α-Synuclein (αSyn) aggregation in Lewy bodies and neurites defines both familial and 'sporadic' Parkinson's disease. We previously identified α-helically folded αSyn tetramers, in addition to the long-known unfolded monomers, in normal cells. PD-causing αSyn mutations decrease the tetramer:monomer (T:M) ratio, associated with αSyn hyperphosphorylation and cytotoxicity in neurons and a motor syndrome of tremor and gait deficits in transgenic mice that responds in part to L-DOPA. Here, we asked whether LRRK2 mutations, the most common genetic cause of cases previously considered sporadic PD, also alter tetramer homeostasis. Patient neurons carrying G2019S, the most prevalent LRRK2 mutation, or R1441C each had decreased T:M ratios and pSer129 hyperphosphorylation of their endogenous αSyn along with increased phosphorylation of Rab10, a widely reported substrate of LRRK2 kinase activity. Two LRRK2 kinase inhibitors normalized the T:M ratio and the hyperphosphorylation in the G2019S and R1441C patient neurons. An inhibitor of stearoyl-CoA desaturase, the rate-limiting enzyme for monounsaturated fatty acid synthesis, also restored the αSyn T:M ratio and reversed pSer129 hyperphosphorylation in both mutants. Coupled with the recent discovery that PD-causing mutations of glucocerebrosidase in Gaucher's neurons also decrease T:M ratios, our findings indicate that three dominant genetic forms of PD involve life-long destabilization of αSyn physiological tetramers as a common pathogenic mechanism that can occur upstream of progressive neuronal synucleinopathy. Based on αSyn's finely-tuned interaction with certain vesicles, we hypothesize that the fatty acid composition and fluidity of membranes regulate αSyn's correct binding to highly curved membranes and subsequent assembly into metastable tetramers.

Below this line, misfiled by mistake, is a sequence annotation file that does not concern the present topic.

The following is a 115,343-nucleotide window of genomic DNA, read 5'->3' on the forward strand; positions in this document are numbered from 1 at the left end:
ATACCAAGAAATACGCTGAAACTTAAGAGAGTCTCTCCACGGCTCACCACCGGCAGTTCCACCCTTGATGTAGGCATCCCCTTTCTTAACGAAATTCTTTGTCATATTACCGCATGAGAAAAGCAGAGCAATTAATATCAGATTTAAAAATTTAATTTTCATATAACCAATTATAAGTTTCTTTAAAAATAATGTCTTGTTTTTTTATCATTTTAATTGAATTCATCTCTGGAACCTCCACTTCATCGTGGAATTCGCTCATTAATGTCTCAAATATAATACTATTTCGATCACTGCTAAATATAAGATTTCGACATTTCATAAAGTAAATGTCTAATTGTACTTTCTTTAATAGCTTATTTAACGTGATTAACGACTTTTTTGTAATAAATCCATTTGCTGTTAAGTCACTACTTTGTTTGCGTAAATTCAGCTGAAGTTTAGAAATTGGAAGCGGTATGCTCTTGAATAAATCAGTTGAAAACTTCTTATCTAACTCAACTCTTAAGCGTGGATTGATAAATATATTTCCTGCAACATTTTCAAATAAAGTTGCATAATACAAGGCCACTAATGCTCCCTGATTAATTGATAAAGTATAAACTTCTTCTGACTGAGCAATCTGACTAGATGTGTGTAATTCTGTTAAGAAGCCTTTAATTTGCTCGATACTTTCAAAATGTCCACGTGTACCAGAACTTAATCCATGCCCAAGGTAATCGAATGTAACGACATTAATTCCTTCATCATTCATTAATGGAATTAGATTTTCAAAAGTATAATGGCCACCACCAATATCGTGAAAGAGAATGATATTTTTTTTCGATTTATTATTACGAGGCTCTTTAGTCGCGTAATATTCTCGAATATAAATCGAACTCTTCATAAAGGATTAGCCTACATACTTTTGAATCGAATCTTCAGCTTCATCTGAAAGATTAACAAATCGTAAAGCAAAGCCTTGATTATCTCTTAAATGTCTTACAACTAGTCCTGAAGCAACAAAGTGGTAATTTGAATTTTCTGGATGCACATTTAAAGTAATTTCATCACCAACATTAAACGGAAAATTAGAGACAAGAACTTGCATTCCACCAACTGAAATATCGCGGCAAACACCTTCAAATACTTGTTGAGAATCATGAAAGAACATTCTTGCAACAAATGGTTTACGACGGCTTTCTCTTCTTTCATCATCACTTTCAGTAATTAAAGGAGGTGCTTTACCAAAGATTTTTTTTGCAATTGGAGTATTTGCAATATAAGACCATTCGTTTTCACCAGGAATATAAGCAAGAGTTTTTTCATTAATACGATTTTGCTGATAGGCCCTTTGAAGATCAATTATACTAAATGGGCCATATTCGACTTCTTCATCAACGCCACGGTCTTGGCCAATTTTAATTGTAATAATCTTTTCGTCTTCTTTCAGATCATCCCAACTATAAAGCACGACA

© 2022. The Author(s).